the treatment of various diseases in the clinic. Accordingly, there is an increasing need
for the production of this peptide. So far, T1 used in the clinic is synthesized using solid
phase peptide synthesis. Here, we summarize the genetic engineering methods to
produce T1 using prokaryotic or eukaryotic expression systems. The effectiveness of
these biological products in increasing the secretion of cytokines and in promoting

 


 

Thymosin

Beta-4

DESCRIPTION

Thymosin is a hormone secreted from the thymus. Its primary function is to stimulate
the production of T cells, which are an important part of the immune system.
Thymosin also assists in the development of B cells to plasma cells to produce
antibodies. The predominant form of Thymosin. Thymosin Beta 4, is a member of a
highly conserved family of actin monomer-sequestering proteins. In addition to its
role as a major actin-sequestering molecule, Thymosin Beta 4 has a role in tissue
repair. Tβ4 has been found to play an important role in protection,
regeneration, and remodeling of injured or damaged tissues. The gene for Tβ4 has
also been found to be one of the first to be unregulated after injuries. Thymosin Beta
4 is currently being trialed as a potential therapy for HIV, AIDS, and Influenza.
Thymosin Beta 4 is most often prescribed for acute injury, surgical repair and for old
athletes. It has most recently been shown to help regrow hair in addition to PRP.

PROTOCOL

Content & Potency: 1 x 5ml at 3000mcg/ml ready-to-inject
Suggested dosage: Inject 0.25ml daily for 20 days

CLINICAL RESEARCH

Abstract: A cDNA clone encoding human thymosin-beta 4 was isolated from a
cDNA library prepared from peripheral blood leukocytes of a patient with acute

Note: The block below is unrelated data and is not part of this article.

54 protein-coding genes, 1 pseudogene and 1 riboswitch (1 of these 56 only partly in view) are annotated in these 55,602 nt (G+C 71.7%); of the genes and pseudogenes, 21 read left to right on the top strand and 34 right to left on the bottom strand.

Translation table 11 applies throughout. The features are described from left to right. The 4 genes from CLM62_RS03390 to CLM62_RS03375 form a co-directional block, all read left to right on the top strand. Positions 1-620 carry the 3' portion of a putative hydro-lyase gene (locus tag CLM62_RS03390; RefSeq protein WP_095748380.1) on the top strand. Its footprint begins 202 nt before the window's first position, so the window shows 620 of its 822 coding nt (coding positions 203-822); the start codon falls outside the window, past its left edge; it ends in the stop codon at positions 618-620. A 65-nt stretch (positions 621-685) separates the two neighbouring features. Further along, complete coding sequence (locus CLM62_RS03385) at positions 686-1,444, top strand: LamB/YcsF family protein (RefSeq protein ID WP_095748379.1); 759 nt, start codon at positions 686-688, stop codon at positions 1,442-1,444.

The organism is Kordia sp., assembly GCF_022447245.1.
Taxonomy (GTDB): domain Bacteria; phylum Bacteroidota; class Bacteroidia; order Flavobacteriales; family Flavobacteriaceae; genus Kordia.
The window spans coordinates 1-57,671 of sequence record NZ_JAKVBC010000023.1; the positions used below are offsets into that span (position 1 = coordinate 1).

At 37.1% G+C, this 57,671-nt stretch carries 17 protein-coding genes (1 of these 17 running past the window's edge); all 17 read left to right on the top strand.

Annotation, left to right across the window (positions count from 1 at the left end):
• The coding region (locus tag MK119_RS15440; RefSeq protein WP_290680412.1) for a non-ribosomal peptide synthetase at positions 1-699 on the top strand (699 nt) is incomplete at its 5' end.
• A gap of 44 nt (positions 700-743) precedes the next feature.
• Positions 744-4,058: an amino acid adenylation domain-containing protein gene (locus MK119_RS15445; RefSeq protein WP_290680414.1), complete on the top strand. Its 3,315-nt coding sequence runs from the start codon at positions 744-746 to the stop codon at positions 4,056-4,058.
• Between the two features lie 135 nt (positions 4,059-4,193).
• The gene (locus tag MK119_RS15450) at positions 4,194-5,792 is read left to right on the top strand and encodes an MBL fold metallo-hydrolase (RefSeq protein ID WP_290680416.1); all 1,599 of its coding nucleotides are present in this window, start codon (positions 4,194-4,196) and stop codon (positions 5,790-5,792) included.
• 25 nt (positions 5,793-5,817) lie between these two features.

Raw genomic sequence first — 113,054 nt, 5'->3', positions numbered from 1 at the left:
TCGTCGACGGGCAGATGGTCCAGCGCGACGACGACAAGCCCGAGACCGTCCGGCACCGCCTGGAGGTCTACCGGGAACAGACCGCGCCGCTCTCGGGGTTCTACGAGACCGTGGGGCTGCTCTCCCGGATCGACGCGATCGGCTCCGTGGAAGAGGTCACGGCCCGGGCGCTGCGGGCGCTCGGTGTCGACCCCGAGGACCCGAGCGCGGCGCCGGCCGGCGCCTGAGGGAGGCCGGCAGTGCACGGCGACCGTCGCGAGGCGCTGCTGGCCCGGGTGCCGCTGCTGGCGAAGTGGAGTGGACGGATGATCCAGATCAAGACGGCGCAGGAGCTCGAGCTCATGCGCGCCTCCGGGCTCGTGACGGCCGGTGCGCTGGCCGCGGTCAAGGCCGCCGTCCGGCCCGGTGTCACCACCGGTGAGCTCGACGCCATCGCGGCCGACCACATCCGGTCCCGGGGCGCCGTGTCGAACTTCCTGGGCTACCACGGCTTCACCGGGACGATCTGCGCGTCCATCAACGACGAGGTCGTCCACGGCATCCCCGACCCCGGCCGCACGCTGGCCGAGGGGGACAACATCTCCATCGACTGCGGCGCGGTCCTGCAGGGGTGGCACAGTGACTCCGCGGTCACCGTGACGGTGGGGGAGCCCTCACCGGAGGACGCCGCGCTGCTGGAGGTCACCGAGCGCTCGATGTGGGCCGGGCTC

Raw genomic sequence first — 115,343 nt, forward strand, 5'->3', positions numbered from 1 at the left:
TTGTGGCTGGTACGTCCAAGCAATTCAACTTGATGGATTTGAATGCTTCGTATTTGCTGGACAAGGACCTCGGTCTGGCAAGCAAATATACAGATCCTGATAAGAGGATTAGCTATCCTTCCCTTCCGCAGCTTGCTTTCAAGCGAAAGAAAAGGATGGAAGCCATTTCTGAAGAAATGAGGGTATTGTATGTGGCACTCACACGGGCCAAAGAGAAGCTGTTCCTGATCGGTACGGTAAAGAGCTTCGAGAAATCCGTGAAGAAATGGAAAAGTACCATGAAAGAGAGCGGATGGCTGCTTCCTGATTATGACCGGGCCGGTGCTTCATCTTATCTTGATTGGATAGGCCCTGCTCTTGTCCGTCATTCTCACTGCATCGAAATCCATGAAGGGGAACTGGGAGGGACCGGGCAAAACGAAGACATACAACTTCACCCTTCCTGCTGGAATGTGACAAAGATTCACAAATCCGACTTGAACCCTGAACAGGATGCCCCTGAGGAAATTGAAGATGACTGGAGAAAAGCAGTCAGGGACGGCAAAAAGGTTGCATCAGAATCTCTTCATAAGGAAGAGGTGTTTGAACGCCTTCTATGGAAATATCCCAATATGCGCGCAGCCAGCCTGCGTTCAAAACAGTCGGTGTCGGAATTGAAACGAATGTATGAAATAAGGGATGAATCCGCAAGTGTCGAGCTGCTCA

lymphocytic leukemia. This clone contained the entire coding sequence of 43
amino acid residues of thymosin-beta 4 and had an initiation codon and two
termination codons. The amino acid and nucleotide sequences in the coding region
were well conserved between rat and human. Nine of 132 nucleotides were
different in the coding sequences (93% homology), but the deduced amino acid
sequences were identical. No signal peptide was found in the deduced protein
sequence. Human thymosin-beta 4 mRNA, approximately 830 nucleotides in
length, was about 30 nucleotides larger than rat thymosin-beta 4 mRNA.
Expression of the human thymosin-beta 4 gene in various primary myeloid and
lymphoid malignant cells and in a few human hemopoietic cell lines was studied.
Northern blot analyses of different neoplastic B lymphocytes revealed that steady
state levels of thymosin-beta 4 mRNA varied as a function of differentiation stage.
Thymosin-beta 4 mRNA levels were decreased in myeloma cells as are class II
human leukocyte antigen, Fc receptor, and complement receptor, suggesting a
relationship between thymosin-beta 4 and the immune response. Thymosin-beta 4
mRNA was more highly expressed in mature granulocytes than in immature blastic
cells. Treatment of THP-1 cells, a human monocytic cell line, with recombinant
human interferon-lambda reduced the levels of thymosin-beta 4 mRNA. Its level
decreased after differentiation of THP-1 cells into Ia+ macrophages, but increased
after the differentiation of HL-60 cells into Ia- macrophages. The pattern of
thymosin-beta 4 gene expression suggests that it may play a fundamental role in
the host defense mechanism

Courtesy of: https://www.transformyouaz.com